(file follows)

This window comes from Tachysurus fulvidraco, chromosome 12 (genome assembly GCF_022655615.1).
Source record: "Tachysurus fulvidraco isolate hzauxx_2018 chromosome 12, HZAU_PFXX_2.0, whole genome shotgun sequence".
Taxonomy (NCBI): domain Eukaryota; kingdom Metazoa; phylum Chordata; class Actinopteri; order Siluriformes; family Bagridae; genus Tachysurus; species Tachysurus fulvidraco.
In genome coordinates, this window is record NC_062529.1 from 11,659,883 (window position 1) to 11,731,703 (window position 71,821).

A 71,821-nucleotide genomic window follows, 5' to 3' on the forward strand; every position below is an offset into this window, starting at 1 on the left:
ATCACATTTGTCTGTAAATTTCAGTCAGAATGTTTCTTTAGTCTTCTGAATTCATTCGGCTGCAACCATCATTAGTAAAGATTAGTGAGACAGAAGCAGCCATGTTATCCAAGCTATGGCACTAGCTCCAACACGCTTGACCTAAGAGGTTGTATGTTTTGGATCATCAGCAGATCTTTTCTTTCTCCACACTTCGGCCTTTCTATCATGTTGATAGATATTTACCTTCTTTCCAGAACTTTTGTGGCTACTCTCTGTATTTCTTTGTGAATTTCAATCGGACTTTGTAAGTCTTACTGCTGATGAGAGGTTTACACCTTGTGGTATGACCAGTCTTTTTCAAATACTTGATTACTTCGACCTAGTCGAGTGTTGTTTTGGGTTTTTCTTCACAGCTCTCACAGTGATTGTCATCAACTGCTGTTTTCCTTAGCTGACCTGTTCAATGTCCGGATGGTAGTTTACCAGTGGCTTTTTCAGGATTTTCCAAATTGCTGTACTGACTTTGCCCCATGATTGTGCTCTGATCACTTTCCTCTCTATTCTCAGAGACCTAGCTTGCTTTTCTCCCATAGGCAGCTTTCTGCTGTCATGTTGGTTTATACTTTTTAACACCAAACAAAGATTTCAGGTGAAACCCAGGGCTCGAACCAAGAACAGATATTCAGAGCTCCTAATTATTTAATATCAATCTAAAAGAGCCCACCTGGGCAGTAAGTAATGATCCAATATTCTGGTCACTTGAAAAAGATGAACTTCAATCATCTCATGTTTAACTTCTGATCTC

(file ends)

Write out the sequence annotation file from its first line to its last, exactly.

This window comes from Tachysurus fulvidraco, chromosome 12 (genome assembly GCF_022655615.1).
Source record: "Tachysurus fulvidraco isolate hzauxx_2018 chromosome 12, HZAU_PFXX_2.0, whole genome shotgun sequence".
Taxonomy (NCBI): domain Eukaryota; kingdom Metazoa; phylum Chordata; class Actinopteri; order Siluriformes; family Bagridae; genus Tachysurus; species Tachysurus fulvidraco.
In genome coordinates, this window is record NC_062529.1 from 11,659,883 (window position 1) to 11,731,703 (window position 71,821).

A 71,821-nucleotide genomic window follows, 5' to 3' on the forward strand; every position below is an offset into this window, starting at 1 on the left:
ATCACATTTGTCTGTAAATTTCAGTCAGAATGTTTCTTTAGTCTTCTGAATTCATTCGGCTGCAACCATCATTAGTAAAGATTAGTGAGACAGAAGCAGCCATGTTATCCAAGCTATGGCACTAGCTCCAACACGCTTGACCTAAGAGGTTGTATGTTTTGGATCATCAGCAGATCTTTTCTTTCTCCACACTTCGGCCTTTCTATCATGTTGATAGATATTTACCTTCTTTCCAGAACTTTTGTGGCTACTCTCTGTATTTCTTTGTGAATTTCAATCGGACTTTGTAAGTCTTACTGCTGATGAGAGGTTTACACCTTGTGGTATGACCAGTCTTTTTCAAATACTTGATTACTTCGACCTAGTCGAGTGTTGTTTTGGGTTTTTCTTCACAGCTCTCACAGTGATTGTCATCAACTGCTGTTTTCCTTAGCTGACCTGTTCAATGTCCGGATGGTAGTTTACCAGTGGCTTTTTCAGGATTTTCCAAATTGCTGTACTGACTTTGCCCCATGATTGTGCTCTGATCACTTTCCTCTCTATTCTCAGAGACCTAGCTTGCTTTTCTCCCATAGGCAGCTTTCTGCTGTCATGTTGGTTTATACTTTTTAACACCAAACAAAGATTTCAGGTGAAACCCAGGGCTCGAACCAAGAACAGATATTCAGAGCTCCTAATTATTTAATATCAATCTAAAAGAGCCCACCTGGGCAGTAAGTAATGATCCAATATTCTGGTCACTTGAAAAAGATGAACTTCAATCATCTCATGTTTAACTTCTGATCTC